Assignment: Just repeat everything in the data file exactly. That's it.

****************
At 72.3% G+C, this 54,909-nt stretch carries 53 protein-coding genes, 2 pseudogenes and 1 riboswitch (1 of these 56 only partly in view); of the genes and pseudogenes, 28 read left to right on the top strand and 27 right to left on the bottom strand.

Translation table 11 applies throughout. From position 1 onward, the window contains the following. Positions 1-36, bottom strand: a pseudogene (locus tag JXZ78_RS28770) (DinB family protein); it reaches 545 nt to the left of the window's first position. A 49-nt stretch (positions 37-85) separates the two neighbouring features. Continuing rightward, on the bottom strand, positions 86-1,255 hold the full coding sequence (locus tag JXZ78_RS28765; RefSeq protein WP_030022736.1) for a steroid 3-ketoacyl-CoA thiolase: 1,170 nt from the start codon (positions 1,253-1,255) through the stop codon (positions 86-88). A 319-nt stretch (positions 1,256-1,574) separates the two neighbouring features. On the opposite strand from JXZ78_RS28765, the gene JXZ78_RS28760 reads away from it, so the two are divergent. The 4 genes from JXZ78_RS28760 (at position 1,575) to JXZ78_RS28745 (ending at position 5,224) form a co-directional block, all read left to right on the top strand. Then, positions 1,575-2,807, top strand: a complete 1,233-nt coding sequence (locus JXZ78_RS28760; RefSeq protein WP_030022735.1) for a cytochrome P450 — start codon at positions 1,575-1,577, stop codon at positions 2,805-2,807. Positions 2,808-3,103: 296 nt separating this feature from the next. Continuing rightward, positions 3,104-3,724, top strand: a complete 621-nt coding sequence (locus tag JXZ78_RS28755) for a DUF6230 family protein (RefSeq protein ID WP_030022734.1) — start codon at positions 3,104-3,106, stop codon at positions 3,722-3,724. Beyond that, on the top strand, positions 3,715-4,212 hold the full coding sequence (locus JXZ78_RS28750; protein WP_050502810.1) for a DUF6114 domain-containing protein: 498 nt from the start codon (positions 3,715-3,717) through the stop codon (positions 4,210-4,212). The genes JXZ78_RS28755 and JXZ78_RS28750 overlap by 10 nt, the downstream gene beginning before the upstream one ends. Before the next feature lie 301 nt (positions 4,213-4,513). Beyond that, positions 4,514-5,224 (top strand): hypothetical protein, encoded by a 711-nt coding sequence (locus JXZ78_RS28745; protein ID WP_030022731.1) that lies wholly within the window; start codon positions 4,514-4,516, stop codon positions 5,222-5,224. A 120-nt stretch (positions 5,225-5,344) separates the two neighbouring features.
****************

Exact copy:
At 72.3% G+C, this 54,909-nt stretch carries 53 protein-coding genes, 2 pseudogenes and 1 riboswitch (1 of these 56 only partly in view); of the genes and pseudogenes, 28 read left to right on the top strand and 27 right to left on the bottom strand.

Translation table 11 applies throughout. From position 1 onward, the window contains the following. Positions 1-36, bottom strand: a pseudogene (locus tag JXZ78_RS28770) (DinB family protein); it reaches 545 nt to the left of the window's first position. A 49-nt stretch (positions 37-85) separates the two neighbouring features. Continuing rightward, on the bottom strand, positions 86-1,255 hold the full coding sequence (locus tag JXZ78_RS28765; RefSeq protein WP_030022736.1) for a steroid 3-ketoacyl-CoA thiolase: 1,170 nt from the start codon (positions 1,253-1,255) through the stop codon (positions 86-88). A 319-nt stretch (positions 1,256-1,574) separates the two neighbouring features. On the opposite strand from JXZ78_RS28765, the gene JXZ78_RS28760 reads away from it, so the two are divergent. The 4 genes from JXZ78_RS28760 (at position 1,575) to JXZ78_RS28745 (ending at position 5,224) form a co-directional block, all read left to right on the top strand. Then, positions 1,575-2,807, top strand: a complete 1,233-nt coding sequence (locus JXZ78_RS28760; RefSeq protein WP_030022735.1) for a cytochrome P450 — start codon at positions 1,575-1,577, stop codon at positions 2,805-2,807. Positions 2,808-3,103: 296 nt separating this feature from the next. Continuing rightward, positions 3,104-3,724, top strand: a complete 621-nt coding sequence (locus tag JXZ78_RS28755) for a DUF6230 family protein (RefSeq protein ID WP_030022734.1) — start codon at positions 3,104-3,106, stop codon at positions 3,722-3,724. Beyond that, on the top strand, positions 3,715-4,212 hold the full coding sequence (locus JXZ78_RS28750; protein WP_050502810.1) for a DUF6114 domain-containing protein: 498 nt from the start codon (positions 3,715-3,717) through the stop codon (positions 4,210-4,212). The genes JXZ78_RS28755 and JXZ78_RS28750 overlap by 10 nt, the downstream gene beginning before the upstream one ends. Before the next feature lie 301 nt (positions 4,213-4,513). Beyond that, positions 4,514-5,224 (top strand): hypothetical protein, encoded by a 711-nt coding sequence (locus JXZ78_RS28745; protein ID WP_030022731.1) that lies wholly within the window; start codon positions 4,514-4,516, stop codon positions 5,222-5,224. A 120-nt stretch (positions 5,225-5,344) separates the two neighbouring features.